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Inviting Cat Fawns Cutely | by timtak
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Inviting Cat Fawns Cutely

The existence of these cats and their cute (schmaltzy?) gesture even in the late Edo suggests to me that the now famous Japanese cult of the cute (e.g. Akita, 2005; Kinsella, 1995) is not a recent media phenomena as the most famous Japanese critic points out (Yomota, 2006). These big eyed, almost mouth-less cute cats may have been one of the inspirations of Sanrio's "Hello Kitty" character. In any event cats are very popular in Japan.

 

Overt expressions of desire are only tolerated if they are accompanied by profession of weakness in the form of amae (fawning, behaving like a hungry kitten) which Doi (1971) famously argued is especially prevalent in Japan. Amae is above all a non-verbal expression, Doi argues, a "love-me, read my desire," beam, that the Japanese use to avoid individuation and taking responsibility for their desire. I suggest that this cat may be amaeru-ing as it invites. It seems to me that the cat sends a message to potential customers that the proprietors want custom and financial reward, in a cute, feline, silent, subservient, and ingratiating way. But hold on! What off all the linguistic welcoming ("Irrashaimase")? I think that these linguistic communications are required to be stripped of desire. Irrashaimase means more like "thank you for entering our shop." This cat is saying "Oh, please, we so want you to come into our shop," and this is acceptable as long as it is not said in words.

 

I think that this has less to do with the Japanese wishing to avoid individuation and responsibility than being a product of the usual Nacalian transformation espoused on this "burugu." As Watsuji (1937) argues, in Japan the person is associated with the face (or mask) where as language is public not private (Nakashima, 1999; 1997).

 

The rest of this text was largely adapted from the Japanese Wikipedia page but I see that the English Wikipedia page is even more detailed.

 

This cat is doing the downwards wave to invite with its left hand (while holding a traditional Japanese gold coin for the inflated amount of ten million "ryo") is inviting financial luck into a business establishment. Cats that are waving with their right hand (and not holding a coin) are inviting in customers.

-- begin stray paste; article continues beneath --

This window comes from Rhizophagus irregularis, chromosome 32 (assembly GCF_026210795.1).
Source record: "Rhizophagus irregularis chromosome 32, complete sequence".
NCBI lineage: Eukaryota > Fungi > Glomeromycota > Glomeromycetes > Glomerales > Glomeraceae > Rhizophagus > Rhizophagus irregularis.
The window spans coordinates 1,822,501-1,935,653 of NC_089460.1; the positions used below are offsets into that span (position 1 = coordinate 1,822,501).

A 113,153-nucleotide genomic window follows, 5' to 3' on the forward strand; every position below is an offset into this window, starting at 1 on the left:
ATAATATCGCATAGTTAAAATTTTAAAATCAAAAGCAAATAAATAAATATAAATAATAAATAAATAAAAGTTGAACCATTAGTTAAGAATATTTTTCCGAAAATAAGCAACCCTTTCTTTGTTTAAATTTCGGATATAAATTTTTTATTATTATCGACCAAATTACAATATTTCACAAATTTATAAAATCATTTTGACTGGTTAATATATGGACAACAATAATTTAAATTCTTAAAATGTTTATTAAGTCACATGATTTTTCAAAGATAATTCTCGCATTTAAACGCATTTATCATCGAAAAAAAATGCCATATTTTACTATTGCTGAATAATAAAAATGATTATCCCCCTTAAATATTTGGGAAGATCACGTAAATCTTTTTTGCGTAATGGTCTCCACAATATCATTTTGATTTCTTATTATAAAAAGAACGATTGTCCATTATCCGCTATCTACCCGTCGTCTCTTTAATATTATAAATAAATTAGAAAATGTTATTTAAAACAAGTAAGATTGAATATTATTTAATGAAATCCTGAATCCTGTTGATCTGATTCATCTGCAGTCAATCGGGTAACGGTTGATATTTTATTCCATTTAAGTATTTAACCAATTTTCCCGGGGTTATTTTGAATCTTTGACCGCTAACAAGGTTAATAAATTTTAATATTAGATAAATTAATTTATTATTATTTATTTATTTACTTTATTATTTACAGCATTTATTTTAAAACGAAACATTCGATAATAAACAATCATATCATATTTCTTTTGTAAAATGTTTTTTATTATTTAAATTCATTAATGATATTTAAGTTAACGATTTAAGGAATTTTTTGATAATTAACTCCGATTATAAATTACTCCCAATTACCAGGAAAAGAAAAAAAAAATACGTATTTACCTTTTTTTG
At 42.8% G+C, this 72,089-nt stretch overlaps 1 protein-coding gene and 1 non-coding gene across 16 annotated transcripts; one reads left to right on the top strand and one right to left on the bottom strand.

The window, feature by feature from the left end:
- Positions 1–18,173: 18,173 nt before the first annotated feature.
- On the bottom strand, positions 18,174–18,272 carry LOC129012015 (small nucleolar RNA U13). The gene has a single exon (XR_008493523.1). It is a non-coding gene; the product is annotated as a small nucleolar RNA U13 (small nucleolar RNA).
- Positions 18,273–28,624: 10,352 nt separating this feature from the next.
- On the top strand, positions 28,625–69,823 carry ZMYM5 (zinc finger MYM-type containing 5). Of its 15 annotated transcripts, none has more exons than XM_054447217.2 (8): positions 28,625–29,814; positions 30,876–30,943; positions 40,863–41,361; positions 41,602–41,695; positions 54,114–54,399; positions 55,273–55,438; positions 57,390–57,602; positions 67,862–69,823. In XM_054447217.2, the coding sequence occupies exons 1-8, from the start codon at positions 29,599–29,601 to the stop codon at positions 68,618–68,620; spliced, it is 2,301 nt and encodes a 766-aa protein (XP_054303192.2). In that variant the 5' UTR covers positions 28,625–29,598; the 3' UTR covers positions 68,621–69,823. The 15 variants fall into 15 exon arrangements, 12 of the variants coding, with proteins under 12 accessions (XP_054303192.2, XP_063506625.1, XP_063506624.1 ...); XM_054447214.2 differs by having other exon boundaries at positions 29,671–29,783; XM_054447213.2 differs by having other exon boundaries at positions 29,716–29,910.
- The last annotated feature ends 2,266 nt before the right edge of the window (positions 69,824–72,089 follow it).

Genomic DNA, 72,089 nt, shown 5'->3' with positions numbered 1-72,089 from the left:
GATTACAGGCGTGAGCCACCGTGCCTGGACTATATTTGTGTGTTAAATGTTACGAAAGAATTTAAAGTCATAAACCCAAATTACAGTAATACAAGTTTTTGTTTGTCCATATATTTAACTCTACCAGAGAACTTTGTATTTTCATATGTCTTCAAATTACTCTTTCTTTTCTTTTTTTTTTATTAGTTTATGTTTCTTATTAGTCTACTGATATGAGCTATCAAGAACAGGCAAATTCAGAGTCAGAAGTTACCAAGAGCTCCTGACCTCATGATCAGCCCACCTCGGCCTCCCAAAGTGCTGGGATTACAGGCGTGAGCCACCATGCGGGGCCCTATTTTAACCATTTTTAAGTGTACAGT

It should be noted that the common Japanese gesture to invite others is to wave downwards in this way. In the UK the downward motion of the hand in this gesture seems to suggest that the invitee is below the inviter and would normally only be used towards young children or dogs.

 

There are a number of theories as to the origin of these (luck) "Inviting Cats" (Maneki Neko).

 

One theory has it that a poor old lady living in the vicinity of Tokyo's Imado Shrine was forced to let her cat go. The cat appeared to the old lady in a dream saying that she should make a model of the cat which the old lady did. Her increase in fortunes encouraged others to do the same. There is a style of pottery called Imado ware, created in the vicinity of Imado shrine and these potters made many inviting cats.

 

A feudal lord was passing a Tokyo temple (Goutokuji) in the rain when he saw a cat making the above gesture. The feudal lord sought shelter at the temple just before a thunderstorm and lightening took place. Grateful to the temple the feudal lord paid for its renovation. The temple for its part made a statue of the cat when it died. The good fortune of the temple became associated with the statue of the cat. In a variant of this story, the feudal lord was standing under the cover a tree that was subsequently hit by lightening when he saw the cat. Many inviting cats are offered at this temple to this day, but only of the non-financial right-hand-inviting variety.

 

Another similar story concerns a cat inviting a Shogun into Jishouin Temple when said Shogun had lost a battle and had lost his way. The Shogun's subsequent good luck became associated with the inviting cat.

 

It is probable that the pose originates in the natural facial grooming movement of a cat being mistaken for invitation. Somehow I can imagine a cat performing this gesture more emphatically in the rain so I am tempted by the Goutokuji theory but there is no way to tell.

 

There are other origin stories associating these cats with other temples and shrines. Cats were associated with good luck in times past when the silk industry was still a major source of revenue due to their ability to eat the mice that ate silk-worms.

 

Inviting cats are used as piggy-banks so their use encourages their owners to save and prosper. They usually found standing in business entrances. Coming from a country were no one would leave a piggy bank in an entrance hall for fear of theft, I wondered if they were somehow a theft deterrent that allowed thieves to take a small amount of loose change, which wrapped up in this cute facade, would make the robber feel guilty and discourage further theft. But now in retrospect I think that his was my biased interpretation.

 

Akita. (2005). Cuteness: The Sexual Commodification of Women in the Japanese Media. In T. Carilli & J. Campbell (Eds.), Women And The Media: Diverse Perspectives (pp. 44–57). University Press of America.

Doi, T. (2002). The Anatomy of Dependence. Kodansha USA.

Kinsella, S. (1995). Cuties in Japan. In B. Moeran & L. Scov (Eds.), Media and Consumption in Japan. Curson and Hawaii University Press. Retrieved from www.kinsellaresearch.com/new/Cuties in Japan.pdf

Nakashima, Y. 中島, 義道. (1999). うるさい日本の私. 新潮社.

Nkashima, Y. 中島, 義道. (1997). 「対話」のない社会―思いやりと優しさが圧殺するもの. PHP研究所.

Yomota, I. 四方田犬彦. (2006). 「かわいい」論. 筑摩書房.

Watsuji, T. 和辻哲郎. (1937). 面とぺルソナ. 岩波書店.

 

 

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Taken on May 24, 2012